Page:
- Internet Explorer v10
- Firefox v21
- Google Chrome v26
- Opera v12
- Apple Safari v6
Structured Data is the evolution of meta data on the internet. Microformats and now microdata follow markup schemas to allow search engines like Google to create rich snippets in their search results. This allows users to have a more friendly initial presentation of your data to them when searching.
If you are like me you develop on a local machine and push out your work to gitHub and then the production server. We run Litespeed web server on our data center and so we develop with a local instantiation on our Macs. Mountain Lion, Mac OS 10.8, monkeys around with web components upon installation and while it doesn't destroy your hosts file your local sites running PHP will not load.
In short, If you're running Litespeed, you will need to recompile PHP after installing Mountain Lion, which can be done in about 20 minutes using the Litespeed GUI. You do not need to purchase Mac OS 10.8 Server.
We're delighted to have our very own, Will Nielsen, interviewed by Symphony Ninjas, the premier platform for companies to find knowledgeable Symphony CMS developers. Will has been a Symphony CMS developer since 2007.
When asked how he felt about being one of the four recent interviews at Symphony Ninjas, he replied:
"It felt great to have done the interview until I saw that all the other developers they interviewed were folks that have taught me much of what I know about Symphony. Then it felt humbling."
Read the interview and learn more about Symphony via the Symphony Ninjas Interview link to the right.
The only downside to this IDE is that it is a beast to load after restarting one's system. It takes well over five minutes to load on my Macbook Pro i5.
It's one thing to write out a markdown file, but what if you want to see what your document looks like before publishing? Mou is a free markdown editor for Mac OS and better features than the MarkdownPro in Apple's AppStore. MarkdownPad is a full-featured Markdown editor for Windows.
Pick apart a corporate logo into a color scheme in seconds with ColorSchemer on a Mac or PC. The program is tight and simple to use.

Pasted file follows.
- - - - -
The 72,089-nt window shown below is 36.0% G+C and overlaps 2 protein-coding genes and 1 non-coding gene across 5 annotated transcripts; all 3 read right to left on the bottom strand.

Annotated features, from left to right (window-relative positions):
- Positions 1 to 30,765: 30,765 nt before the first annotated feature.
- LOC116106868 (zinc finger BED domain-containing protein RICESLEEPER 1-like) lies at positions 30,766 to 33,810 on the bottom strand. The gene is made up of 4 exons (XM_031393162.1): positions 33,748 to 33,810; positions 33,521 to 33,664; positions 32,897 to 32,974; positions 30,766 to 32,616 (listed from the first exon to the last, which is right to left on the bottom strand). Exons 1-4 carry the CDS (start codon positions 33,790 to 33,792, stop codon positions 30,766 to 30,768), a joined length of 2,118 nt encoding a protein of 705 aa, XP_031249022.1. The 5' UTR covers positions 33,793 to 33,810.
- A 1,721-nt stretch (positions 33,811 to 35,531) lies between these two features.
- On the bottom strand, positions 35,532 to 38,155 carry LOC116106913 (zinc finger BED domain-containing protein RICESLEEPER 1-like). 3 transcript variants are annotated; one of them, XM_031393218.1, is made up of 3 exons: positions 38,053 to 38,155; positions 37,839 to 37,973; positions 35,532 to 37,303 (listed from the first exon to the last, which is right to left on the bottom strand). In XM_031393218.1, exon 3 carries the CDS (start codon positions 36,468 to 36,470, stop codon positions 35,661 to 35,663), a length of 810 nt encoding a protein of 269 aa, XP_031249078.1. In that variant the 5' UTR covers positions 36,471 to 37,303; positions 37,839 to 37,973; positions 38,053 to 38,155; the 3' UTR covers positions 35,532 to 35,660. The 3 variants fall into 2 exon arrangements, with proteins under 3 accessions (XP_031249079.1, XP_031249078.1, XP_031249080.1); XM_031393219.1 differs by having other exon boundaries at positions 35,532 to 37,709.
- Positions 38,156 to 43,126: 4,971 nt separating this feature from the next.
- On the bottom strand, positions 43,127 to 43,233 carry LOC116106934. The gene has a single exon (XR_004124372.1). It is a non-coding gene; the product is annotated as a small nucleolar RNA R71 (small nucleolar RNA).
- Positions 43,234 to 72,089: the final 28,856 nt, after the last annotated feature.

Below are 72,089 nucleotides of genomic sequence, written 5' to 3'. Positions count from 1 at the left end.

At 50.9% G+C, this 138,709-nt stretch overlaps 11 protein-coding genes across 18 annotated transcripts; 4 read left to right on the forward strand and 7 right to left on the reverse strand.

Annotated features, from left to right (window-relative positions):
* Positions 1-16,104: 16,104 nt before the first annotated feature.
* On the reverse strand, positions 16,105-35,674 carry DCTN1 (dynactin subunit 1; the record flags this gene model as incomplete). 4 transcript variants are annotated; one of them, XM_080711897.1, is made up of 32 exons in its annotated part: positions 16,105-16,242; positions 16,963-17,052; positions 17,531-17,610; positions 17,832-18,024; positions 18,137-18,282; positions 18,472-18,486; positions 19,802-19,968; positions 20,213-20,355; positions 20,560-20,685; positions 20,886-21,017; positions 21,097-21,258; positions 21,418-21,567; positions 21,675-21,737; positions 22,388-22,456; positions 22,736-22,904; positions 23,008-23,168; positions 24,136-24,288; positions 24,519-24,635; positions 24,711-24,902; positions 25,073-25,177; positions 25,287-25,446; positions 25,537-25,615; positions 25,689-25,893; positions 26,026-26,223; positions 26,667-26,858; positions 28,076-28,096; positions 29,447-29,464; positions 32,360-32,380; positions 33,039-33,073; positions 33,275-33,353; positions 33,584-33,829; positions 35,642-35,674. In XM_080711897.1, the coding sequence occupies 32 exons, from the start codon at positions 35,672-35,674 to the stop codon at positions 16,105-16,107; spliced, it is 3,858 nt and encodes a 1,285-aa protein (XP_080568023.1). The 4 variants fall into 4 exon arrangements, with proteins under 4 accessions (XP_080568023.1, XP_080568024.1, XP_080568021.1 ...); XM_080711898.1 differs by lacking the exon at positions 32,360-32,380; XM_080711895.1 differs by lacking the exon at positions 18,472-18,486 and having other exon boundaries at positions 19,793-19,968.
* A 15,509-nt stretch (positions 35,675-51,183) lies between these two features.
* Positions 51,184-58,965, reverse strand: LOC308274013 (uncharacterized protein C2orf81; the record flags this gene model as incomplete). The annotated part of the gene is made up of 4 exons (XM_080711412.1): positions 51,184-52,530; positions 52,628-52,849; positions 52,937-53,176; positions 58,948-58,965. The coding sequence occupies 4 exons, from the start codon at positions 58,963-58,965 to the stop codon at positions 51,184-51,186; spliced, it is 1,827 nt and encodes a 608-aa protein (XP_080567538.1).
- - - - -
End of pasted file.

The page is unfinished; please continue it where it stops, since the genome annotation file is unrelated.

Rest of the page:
ID Theft insurance is a good idea. The average ID theft can cost a person about $30,000 to fix. However, there are a few things folks can do to limit their exposure to ID theft.
Use a password that is a minimum of 8 characters long, contains numbers, letters and symbols. Don't pick obvious things like your last name, "pa$$word" or stuff like that. There are a variety of password managers out there that can be helpful. I use Bento on the Mac.
Don't use the same password for everything. Have a pass wording system. Some people will take the first word in the website's name and attach it to a passphrase. There are many ways to do this, but don't use the same password for all sites.
Your most vulnerable web data is not your bank but your email accounts (and Facebook), from here those who gain access to your information can piece enough together about you (like someone stealing mail from your mailbox) to begin gaining documents they need to forge your ID. Use a separate password for Facebook and email.
Make sure your email service forces the secure socket layer (SSL) protocol this encrypts the data sent between your computer to the end server. Google does this. Facebook can force SSL as well but you have to set that up in your settings. I highly recommend this.
Avoid install software that a) hasn't been scanned by an antivirus program (even on a Mac) or has not been recommended to you by a reliable source. If in doubt, don't install it.
Update your computer's operating system as often as the updates are available. This doesn't mean moving to new versions of the operating system (e.g., XP -> Vista -> Windows 7) but it does mean making sure that your OS is updated with all the latest security updates as they come out. Security updates come out when holes are made public. Not updating makes you doubly vulnerable at that point. This is true for any computer (even Macs).
As a Mac user, there is a particular vulnerability to mac users here. There is a sort of myth out there that Macs can't get viruses or that the operating system can't be compromised. This is not true. They are great computers, but they are nevertheless computers made by human beings. If a mac user thinks they are immune to the sort of threats we're talking about here, they are particularly vulnerable.